Lick the Sugar Habit by Nancy Appleton, PhD

Speaking of books that read more like manifestos than light memoirs…this would be one of them. Appleton was motivated to write this book after seeing the tremendous impact it had on her life when she eliminated refined sugar from her diet. All her life she’d been chronically ill with long bouts of pneumonia as well as frequent headaches, colds, flus and fatigue, all the while making sundaes, large amounts of chocolate and other sugary treats a big part of her life. When she cut sugar out of her diet her health did a 180-degree turnaround and she felt better than she ever had in her life. That prompted her to do research into what exactly refined sugar is and how it impacts the body, which she shares in the rest of the book.

I liked it — it was one of the things that inspired me to embark on my own “Saint Diet” which had such a big impact on my life — and, from my personal experience, I believe that some people have a physical makeup that leaves them much more sensitive to refined sugar than others. But she definitely does take an extreme position on the subject, and it will probably seem overboard to some people, especially those who haven’t had personal experience with something like this. If you’re looking for inspiration to cut sugary junk food out of your diet, though, this is the book for you!

Whew! There are my thoughts on a few of the books I’ve read in the past few months. Anyone else have any thoughts on these books? Any other books to recommend? What have you been reading lately?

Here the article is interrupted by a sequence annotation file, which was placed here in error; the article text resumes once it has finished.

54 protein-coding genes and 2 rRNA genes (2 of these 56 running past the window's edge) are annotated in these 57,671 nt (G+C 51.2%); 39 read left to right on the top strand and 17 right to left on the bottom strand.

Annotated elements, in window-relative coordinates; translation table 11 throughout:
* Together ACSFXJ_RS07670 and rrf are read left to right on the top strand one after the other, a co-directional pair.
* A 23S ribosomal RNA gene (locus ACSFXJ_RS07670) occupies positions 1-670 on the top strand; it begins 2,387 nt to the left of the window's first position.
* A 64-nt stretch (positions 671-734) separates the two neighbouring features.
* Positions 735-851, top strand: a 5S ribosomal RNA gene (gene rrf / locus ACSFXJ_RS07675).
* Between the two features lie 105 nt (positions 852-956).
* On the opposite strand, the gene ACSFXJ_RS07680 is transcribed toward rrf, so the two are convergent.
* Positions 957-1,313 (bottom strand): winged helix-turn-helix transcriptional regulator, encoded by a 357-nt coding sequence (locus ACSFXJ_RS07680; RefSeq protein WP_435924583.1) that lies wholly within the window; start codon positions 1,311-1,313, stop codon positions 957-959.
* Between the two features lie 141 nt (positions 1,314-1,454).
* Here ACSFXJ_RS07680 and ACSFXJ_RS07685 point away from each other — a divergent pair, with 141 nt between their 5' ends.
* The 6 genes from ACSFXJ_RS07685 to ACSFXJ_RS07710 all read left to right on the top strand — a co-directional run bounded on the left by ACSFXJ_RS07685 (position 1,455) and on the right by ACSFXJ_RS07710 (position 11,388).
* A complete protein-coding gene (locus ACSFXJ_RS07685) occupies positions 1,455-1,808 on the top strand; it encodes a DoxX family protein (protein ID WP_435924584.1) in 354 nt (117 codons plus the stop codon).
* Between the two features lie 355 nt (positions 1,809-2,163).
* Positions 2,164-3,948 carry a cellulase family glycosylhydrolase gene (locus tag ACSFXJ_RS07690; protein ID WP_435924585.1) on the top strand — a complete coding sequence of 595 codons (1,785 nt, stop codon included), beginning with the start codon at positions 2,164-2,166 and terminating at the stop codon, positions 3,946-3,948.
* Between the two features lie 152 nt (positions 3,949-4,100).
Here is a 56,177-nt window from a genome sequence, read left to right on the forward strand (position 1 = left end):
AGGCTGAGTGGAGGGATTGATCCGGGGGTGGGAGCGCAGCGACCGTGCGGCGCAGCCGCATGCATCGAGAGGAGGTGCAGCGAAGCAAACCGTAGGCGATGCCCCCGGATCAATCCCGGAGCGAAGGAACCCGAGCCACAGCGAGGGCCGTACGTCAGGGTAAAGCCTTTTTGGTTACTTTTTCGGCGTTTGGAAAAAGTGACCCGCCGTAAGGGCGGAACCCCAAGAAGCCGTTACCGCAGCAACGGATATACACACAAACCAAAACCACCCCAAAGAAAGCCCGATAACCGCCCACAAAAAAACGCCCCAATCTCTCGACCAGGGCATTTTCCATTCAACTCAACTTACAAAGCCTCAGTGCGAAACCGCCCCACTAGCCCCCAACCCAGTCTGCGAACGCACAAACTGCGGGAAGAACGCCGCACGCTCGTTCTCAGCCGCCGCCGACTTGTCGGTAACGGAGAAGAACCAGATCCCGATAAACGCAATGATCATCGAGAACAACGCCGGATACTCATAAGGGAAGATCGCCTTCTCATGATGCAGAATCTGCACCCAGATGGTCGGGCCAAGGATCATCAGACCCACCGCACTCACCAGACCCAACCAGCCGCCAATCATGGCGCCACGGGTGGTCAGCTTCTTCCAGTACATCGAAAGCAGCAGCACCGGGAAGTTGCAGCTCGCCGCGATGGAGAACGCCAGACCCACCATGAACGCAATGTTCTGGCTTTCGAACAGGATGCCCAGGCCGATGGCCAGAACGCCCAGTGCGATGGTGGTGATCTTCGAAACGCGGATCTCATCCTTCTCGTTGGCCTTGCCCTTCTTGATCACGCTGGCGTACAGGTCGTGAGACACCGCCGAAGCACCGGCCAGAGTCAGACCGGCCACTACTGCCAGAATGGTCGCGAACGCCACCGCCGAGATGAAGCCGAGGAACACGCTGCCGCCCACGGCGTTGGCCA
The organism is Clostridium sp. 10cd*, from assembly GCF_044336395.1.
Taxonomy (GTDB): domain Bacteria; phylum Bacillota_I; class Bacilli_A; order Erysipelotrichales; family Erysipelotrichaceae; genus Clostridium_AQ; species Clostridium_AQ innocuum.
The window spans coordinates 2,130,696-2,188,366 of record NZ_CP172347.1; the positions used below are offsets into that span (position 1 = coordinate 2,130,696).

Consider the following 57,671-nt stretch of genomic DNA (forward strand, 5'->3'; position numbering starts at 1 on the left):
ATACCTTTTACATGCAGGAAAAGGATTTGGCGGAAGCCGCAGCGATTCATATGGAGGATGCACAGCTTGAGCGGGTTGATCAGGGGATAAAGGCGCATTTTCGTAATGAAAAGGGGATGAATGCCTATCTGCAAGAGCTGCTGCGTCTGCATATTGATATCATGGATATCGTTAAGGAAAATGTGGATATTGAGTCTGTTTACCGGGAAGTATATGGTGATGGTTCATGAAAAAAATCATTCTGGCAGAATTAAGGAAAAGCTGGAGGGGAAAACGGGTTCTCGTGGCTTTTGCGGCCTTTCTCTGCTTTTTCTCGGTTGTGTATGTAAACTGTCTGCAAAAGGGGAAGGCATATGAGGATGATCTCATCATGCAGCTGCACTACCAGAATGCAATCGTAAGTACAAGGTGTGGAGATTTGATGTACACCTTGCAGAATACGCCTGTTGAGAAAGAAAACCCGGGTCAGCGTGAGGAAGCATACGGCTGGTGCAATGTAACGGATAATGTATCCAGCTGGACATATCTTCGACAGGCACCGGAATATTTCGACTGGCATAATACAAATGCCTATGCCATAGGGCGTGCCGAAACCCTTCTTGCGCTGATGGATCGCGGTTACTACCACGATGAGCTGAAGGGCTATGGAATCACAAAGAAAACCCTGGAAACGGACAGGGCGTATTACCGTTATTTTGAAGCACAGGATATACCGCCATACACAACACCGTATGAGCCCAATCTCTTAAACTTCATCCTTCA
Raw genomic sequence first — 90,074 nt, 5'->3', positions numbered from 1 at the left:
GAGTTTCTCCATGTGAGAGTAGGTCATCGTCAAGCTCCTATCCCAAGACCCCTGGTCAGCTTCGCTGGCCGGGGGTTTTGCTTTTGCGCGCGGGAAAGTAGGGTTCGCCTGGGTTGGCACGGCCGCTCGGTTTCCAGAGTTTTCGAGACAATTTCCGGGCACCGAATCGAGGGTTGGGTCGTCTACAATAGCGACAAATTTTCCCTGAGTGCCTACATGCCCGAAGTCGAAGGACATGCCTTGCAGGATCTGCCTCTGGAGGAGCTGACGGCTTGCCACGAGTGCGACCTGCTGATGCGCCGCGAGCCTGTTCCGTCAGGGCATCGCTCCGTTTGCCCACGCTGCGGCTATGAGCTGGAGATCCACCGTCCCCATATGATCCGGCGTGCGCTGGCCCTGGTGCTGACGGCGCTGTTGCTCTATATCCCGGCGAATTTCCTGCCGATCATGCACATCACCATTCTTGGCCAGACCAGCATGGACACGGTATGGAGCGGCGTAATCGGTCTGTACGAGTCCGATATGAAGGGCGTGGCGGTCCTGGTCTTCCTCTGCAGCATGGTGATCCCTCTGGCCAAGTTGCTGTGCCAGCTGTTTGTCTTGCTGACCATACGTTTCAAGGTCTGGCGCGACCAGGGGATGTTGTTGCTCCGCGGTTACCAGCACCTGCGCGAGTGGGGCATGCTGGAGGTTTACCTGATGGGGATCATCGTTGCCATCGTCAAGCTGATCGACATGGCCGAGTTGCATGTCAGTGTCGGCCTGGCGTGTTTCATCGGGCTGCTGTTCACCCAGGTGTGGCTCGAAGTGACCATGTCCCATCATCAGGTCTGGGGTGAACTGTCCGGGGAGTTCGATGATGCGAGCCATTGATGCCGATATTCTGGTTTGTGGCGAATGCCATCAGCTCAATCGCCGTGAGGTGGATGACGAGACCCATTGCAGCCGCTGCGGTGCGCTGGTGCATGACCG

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Comments

  1. Barbara C. says

    I really liked the Duggar book, too, and I like the Duggars. Even though many of their beliefs and ways are different than mine, they seem to have genuine respect for those with differing opinions.

    I used to be annoyed by the whole "J" name thing, too, until I read how they always treated each new baby as if it could be their last. They never assumed that they could have more whenever they wanted. They trust it all to God.

    I also liked when they talked about how every bad decision that was made was done when Jim Bob either didn't consult with or listen to Michelle.

    I'll have to add those other books to my reading list. Thanks.

  2. Rachel Gray says

    Thanks for those recommendations! That "announce the mystery" thing reminds me of when I was a new Catholic and the priests would lead us in prayer "for the intentions of the Pope." "Why?" I'd think, "are we afraid his intentions are bad? I thought faithful Catholics generally liked the Pope!"

    It's interesting what the Duggars reveal about other people– you're right that some really seem to hate them!